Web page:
Minie balls were battlefield revolution
When it comes to weaponry, the Civil War is best described as the first modern war. Unfortunately, for the troops, the conflict was fought with tactics dating back to Napoleon Bonaparte. The era`s fighting methods didn`t take into account the small arms evolution, which began with a twist imparted by spiral rifling grooves cut into the bore. For 200 years, the smoothbore musket - fast to load, but inaccurate - had been the standard weapon for soldiers. Their range was 100-200 yards, but in reality they were only reliable at 40 yards. "You might fire at a man all day from a distance of 125 yards without him ever finding it out,` Gen. U.S. Grant wrote.

How telegram technology helped win the Civil war
After his victory at Vicksburg Maj. Gen. Ulysses S. Grant's thoughts turned toward Mobile, Ala. But then he got a telegram from Lincoln. Tom Wheeler quotes from that telegram in his book, "Mr. Lincoln's T-Mails." - "I see by a dispatch of yours that you incline quite strongly towards an expedition against Mobile. ... This would appear tempting to me also, were it not that in view of recent events in Mexico..." Wheeler contrasts Lincoln's use of the telegraph with Jefferson Davis' "The Union leader had little military experience and was cursed with lesser military leaders... Lincoln grew into his relationship with his generals and the telegraph played a major part in that growth."

Breaking The Confederate Code (137 Years Too Late)   (Article no longer available from the original source)
Dr. Kent D. Boklan: In the spring of 1999, I received a catalogue for a sale of Fine Books and Manuscripts, lot 79 was: "A letter of intelligence, partially written in confederate code. The first 11 lines of this document are in undeciphered code, but the last paragraph provides pertinent information regarding the Union army and its movements." I visited Sotheby's and expressed my desire to break the code. I realized that accurately transcribing the very deliberate penmanship of the cipher clerk was going to be a challenge. Not only had a few letters faded but there was a very unusual looking character that resembled a spermatozoon.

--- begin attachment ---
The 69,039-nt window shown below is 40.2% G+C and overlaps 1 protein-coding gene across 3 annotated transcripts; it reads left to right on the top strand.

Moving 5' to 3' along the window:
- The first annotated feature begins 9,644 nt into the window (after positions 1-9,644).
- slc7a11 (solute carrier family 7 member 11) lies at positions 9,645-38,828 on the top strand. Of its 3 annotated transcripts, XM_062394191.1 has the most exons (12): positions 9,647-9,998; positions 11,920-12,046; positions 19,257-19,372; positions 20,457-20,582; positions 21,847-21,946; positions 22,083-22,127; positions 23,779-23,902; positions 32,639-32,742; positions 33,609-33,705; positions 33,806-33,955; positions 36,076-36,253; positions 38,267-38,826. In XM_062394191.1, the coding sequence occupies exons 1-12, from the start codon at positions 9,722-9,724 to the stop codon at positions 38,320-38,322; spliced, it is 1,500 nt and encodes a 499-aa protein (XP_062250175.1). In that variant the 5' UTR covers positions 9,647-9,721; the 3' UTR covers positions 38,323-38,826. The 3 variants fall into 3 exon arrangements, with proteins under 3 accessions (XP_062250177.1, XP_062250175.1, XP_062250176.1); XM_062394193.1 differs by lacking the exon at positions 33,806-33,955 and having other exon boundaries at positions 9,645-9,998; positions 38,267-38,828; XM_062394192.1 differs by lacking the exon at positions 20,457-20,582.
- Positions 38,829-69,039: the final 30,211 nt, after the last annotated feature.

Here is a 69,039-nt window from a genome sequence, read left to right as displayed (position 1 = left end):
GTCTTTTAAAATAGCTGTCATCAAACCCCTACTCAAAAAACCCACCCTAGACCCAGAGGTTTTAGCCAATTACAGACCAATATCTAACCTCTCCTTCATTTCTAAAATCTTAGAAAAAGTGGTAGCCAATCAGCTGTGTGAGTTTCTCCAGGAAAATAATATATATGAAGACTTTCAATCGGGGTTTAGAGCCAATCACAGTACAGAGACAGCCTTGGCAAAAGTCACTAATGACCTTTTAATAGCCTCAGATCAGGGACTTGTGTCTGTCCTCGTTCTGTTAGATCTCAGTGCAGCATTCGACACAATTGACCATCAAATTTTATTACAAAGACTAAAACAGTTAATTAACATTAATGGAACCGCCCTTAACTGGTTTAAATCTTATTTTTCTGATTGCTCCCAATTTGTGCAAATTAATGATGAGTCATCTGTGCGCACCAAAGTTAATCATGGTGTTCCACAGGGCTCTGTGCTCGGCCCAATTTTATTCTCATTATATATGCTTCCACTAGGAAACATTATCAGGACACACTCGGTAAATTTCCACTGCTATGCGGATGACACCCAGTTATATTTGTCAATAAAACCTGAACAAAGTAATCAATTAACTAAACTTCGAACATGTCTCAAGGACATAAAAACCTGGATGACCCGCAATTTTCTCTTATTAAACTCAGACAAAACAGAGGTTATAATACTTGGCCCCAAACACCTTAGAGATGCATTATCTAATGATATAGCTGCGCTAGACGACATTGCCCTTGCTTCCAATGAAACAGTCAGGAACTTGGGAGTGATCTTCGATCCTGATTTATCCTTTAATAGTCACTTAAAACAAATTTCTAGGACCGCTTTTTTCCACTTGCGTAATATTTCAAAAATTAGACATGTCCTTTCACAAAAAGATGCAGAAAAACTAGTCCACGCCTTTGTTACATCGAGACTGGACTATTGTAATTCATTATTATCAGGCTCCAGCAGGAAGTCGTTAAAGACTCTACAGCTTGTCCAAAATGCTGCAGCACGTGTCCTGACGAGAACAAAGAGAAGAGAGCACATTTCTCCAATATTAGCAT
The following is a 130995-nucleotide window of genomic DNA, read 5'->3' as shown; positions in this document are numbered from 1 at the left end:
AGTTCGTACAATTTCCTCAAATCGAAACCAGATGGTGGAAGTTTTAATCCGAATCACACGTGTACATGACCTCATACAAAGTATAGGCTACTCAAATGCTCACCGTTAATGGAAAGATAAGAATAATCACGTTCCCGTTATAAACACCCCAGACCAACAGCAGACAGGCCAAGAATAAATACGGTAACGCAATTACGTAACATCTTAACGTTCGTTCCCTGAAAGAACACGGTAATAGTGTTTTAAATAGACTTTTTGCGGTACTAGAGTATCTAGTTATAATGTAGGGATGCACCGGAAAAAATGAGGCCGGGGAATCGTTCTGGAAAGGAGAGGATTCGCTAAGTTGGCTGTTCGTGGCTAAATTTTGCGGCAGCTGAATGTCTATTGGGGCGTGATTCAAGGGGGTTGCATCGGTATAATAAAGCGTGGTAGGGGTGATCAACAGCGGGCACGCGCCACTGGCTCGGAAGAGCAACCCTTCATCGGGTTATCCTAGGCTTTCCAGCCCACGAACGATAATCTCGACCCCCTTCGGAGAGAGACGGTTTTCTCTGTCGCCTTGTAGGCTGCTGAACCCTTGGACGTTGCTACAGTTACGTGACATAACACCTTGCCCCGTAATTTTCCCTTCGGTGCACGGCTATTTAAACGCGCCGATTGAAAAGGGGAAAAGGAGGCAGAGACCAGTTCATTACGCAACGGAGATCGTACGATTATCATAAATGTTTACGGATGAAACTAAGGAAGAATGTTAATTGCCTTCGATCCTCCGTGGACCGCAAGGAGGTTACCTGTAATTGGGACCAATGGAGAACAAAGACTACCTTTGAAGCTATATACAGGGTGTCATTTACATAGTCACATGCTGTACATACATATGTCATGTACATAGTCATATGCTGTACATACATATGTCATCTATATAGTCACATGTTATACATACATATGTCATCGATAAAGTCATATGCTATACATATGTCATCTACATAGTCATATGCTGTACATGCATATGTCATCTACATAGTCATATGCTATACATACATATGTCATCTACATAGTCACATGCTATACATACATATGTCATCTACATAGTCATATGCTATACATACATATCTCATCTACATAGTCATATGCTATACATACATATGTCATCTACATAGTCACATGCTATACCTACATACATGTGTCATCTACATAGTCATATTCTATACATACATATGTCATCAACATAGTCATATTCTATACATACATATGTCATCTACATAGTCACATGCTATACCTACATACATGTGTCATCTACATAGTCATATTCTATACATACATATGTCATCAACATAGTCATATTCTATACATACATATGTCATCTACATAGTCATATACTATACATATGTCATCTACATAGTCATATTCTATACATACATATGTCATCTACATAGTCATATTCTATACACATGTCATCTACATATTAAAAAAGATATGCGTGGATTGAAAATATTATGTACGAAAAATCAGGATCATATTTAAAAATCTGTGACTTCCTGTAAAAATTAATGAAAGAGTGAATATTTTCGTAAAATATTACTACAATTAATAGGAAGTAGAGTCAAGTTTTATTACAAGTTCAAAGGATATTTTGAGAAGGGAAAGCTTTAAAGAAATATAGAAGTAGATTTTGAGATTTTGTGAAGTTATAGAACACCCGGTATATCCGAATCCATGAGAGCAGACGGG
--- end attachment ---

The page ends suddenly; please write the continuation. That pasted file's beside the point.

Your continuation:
Gunpowder : Cave-dwellers had big impact on Civil War   (Article no longer available from the original source)
Greenbrier County hole in the ground had something vital for the Confederate prosecution of the Civil War. Locals knew as far back as the American Revolution that Organ Cave had lots of nitrates in the soil. And nitrates in the soil mean saltpeter, and saltpeter means gunpowder. Owner of the 45-miles of underground passages that make up Organ Cave, said a clandestine saltpeter mining process went on inside the cave from 1861 until 1863, when pressure from Union forces shut the operation down. Legend holds that about 1,100 Confederate soldiers camped inside the massive cave system day and night, producing saltpeter for gunpowder that was shipped to Atlanta.

Henry rifle is currently the best-known Civil War-era rifle   (Article no longer available from the original source)
Of the cartridge repeating rifles used in the American Civil War the best known is the colorful Henry with its yellow receiver. Total production of Henry rifles was tiny compared to quantity Spencer rifles and carbines. Total production of Henry rifles was only about 12,000. Some states purchased Henry Rifles for their militias. The Henry Rifle had another advantage that unlike a muzzle loader it could be rapidly loaded by a soldier crouched down behind something, or even lying down. To the Confederate Soldier the Spencer and Henry were both known as "the damn Yankee rifle you loaded on Sunday and shot all week."

Dog tags created during Civil War
When did the United States armed services start issuing "dog tags?" Dog tags were first created by Civil War soldiers when heavy casualties and grim battle conditions made making body identification difficult. Until then, soldiers often printed their name and address on a handkerchief or a piece of paper and pinned it on their uniform before going into battle.